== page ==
Like just about everything in the world right now, the mortgage market has gone a bit crazy. It’s hard to predict anything from one day to the next. And, like most economic markets amidst the coronavirus (COVID-19) pandemic, the mortgage industry is dealing with a multitude of challenges.
2008 vs. 2020
Anyone who directly compares this market to what happened in 2008 is off-base other than comparing one major economic crisis to the other. This time, the mortgage industry certainly isn’t to blame. COVID-19 is closing businesses for the foreseeable future and many people are finding themselves with reduced pay or being laid off during this slow period. It seems as if there have been virus scares just about every year of the 2000s, but never has one essentially shut down the world in an attempt to slow its spread.
From a mortgage perspective, there are unusual things happening in our market:
- FHA/VA rates aren’t good
- Certain loans are hard to get right now (cash-out, Jumbo, Non-Owner Occupied, etc.)
- Lenders changing rates significantly from day to day
- Non-QM lenders raising rates
- Lenders not accepting new loan applications
- Wild variances in what one lender quotes compared to another lender
We’re really looking at two significant factors that are turning the mortgage market on its head after a long period of low rates and high demand for new home loans and refis:
1. Coronavirus Market Disruptions
February and March saw massive stock losses, but major gains in the bond market. This usually means lower mortgage rates, which is exactly what happened. Mortgage rates dropped to all-time lows, but it was the beginning of a snowball effect. We saw the largest-ever jump in refinance demand as homeowners wanted to take advantage of the lower rates and perhaps put themselves in a better position financially amidst the uncertain economic conditions.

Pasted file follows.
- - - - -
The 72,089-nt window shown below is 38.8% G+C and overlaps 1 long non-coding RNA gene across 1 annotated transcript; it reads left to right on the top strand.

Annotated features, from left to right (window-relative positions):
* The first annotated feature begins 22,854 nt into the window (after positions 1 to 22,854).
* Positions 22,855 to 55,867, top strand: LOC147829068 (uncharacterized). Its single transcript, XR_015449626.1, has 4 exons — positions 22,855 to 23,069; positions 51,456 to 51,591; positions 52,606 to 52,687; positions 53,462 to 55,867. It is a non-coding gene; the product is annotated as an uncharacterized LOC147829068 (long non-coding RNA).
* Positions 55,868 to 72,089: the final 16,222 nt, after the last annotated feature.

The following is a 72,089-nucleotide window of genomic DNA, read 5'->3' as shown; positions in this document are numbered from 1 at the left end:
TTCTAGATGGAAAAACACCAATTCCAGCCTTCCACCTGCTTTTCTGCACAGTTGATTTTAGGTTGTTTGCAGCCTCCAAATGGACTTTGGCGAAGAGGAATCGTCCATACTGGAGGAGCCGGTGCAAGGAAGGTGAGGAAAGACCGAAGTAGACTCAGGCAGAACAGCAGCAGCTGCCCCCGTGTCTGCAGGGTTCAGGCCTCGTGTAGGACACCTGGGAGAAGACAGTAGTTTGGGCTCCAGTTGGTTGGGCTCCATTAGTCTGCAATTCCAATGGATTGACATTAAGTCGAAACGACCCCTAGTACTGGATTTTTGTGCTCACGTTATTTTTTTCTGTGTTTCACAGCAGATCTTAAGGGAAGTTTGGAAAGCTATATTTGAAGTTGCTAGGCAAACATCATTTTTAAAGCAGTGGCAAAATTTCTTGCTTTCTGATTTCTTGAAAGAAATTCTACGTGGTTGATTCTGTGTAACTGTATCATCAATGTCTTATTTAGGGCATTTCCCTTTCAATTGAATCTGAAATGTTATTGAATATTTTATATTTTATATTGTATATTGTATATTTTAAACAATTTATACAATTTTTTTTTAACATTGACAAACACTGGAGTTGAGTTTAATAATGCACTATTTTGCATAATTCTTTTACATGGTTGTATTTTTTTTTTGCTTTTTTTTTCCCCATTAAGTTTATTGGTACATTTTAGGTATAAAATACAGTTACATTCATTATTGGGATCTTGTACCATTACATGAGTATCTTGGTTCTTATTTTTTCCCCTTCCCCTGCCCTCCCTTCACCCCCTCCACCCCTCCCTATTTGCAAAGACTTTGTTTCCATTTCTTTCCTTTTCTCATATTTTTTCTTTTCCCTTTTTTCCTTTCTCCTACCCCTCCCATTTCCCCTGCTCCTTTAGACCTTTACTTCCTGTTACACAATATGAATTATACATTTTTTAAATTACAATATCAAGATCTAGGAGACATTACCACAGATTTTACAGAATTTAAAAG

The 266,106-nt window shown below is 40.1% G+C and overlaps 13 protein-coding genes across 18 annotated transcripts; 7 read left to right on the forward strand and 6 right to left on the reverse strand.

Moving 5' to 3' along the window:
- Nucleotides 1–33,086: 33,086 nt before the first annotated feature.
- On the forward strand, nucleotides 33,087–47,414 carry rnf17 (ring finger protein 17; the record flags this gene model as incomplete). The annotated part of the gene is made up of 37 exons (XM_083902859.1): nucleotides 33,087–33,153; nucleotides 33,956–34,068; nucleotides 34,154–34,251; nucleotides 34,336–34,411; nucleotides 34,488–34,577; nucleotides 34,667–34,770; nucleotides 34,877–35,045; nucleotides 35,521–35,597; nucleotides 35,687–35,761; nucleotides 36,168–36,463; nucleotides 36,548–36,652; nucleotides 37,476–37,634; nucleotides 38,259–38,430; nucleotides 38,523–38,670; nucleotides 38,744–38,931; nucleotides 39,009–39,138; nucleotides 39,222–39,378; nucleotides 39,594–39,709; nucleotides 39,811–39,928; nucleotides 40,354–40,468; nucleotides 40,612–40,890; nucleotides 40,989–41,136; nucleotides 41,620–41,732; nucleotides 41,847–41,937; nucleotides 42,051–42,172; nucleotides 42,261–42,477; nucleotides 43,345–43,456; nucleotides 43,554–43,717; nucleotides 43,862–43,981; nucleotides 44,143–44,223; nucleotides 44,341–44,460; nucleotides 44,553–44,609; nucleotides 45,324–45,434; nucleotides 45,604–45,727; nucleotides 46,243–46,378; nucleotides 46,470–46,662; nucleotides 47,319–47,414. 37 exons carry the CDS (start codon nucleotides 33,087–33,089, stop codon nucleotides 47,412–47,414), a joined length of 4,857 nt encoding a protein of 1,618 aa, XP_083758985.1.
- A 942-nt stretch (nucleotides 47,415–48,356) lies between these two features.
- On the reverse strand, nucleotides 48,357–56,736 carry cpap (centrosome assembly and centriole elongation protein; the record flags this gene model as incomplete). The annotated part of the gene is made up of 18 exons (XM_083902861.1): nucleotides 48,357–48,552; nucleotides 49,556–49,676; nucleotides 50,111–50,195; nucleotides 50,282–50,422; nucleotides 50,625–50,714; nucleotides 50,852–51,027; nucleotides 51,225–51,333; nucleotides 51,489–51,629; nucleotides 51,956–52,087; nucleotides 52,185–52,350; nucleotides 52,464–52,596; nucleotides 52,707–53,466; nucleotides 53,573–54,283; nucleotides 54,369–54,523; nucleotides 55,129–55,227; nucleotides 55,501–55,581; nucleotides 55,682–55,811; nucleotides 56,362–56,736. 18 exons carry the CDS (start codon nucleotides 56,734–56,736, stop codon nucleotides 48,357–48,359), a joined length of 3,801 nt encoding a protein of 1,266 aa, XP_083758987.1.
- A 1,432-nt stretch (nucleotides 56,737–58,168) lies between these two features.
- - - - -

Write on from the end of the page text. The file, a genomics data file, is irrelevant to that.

Unfortunately, a spike in refi requests is not good for mortgage valuations, which is in turn not very good for rates. The financial market was scrambling to sell everything in order to raise cash and mortgage investors pulled back because of the refi demand. When mortgage investors are selling, rates are rising. The bond market’s ability to provide credit was threatened and here we are with a wildly volatile mortgage market!
2. Fallout from the Disaster Relief Bill
The Coronavirus Aid, Relief and Economic Security Act (aka The CARES Act) passed by the Senate is providing disaster relief for workers losing jobs or wages because of the coronavirus business shutdowns. It is also meant to stimulate the economy by supporting businesses affected by COVID-19.
However, a lot of aspects in the bill are disastrous for the mortgage industry. Homeowners are being advised to seek a forbearance on their mortgages if they’re suffering coronavirus-related income disruptions. This could mean pausing payments for 6 months or more. Most mortgage loans are insured, but there seems to be some gray areas in the CARES Act. Other homeowners will seek to refinance and restructure their loans, and we’ve already seen how that demand has an adverse effect on mortgage rates.
It all adds up to investors being much less interested in buying mortgage debt. Rates may continue to go up or fluctuate unpredictably while specialty home loans (FHA/VA loans, non-standard income documentation, low credit scores, etc.) may be much harder to secure when they are needed most.
I don’t want to paint a picture of doom and gloom like almost all news lately, but the mortgage market is definitely feeling the impact of coronavirus. Most conventional loans are easier to navigate and the issues above will have less impact. Any loan that is non-conventional will bring more complications until this all blows over. Some aspects of the mortgage market will fall back into place easily as we eventually return to normal while others may take longer to self-correct.
Do you have mortgage questions? Transparent Mortgage is here to give you the answers you need in an uncertain time. Call us today at (619) 701-3906 or email me personally at firstname.lastname@example.org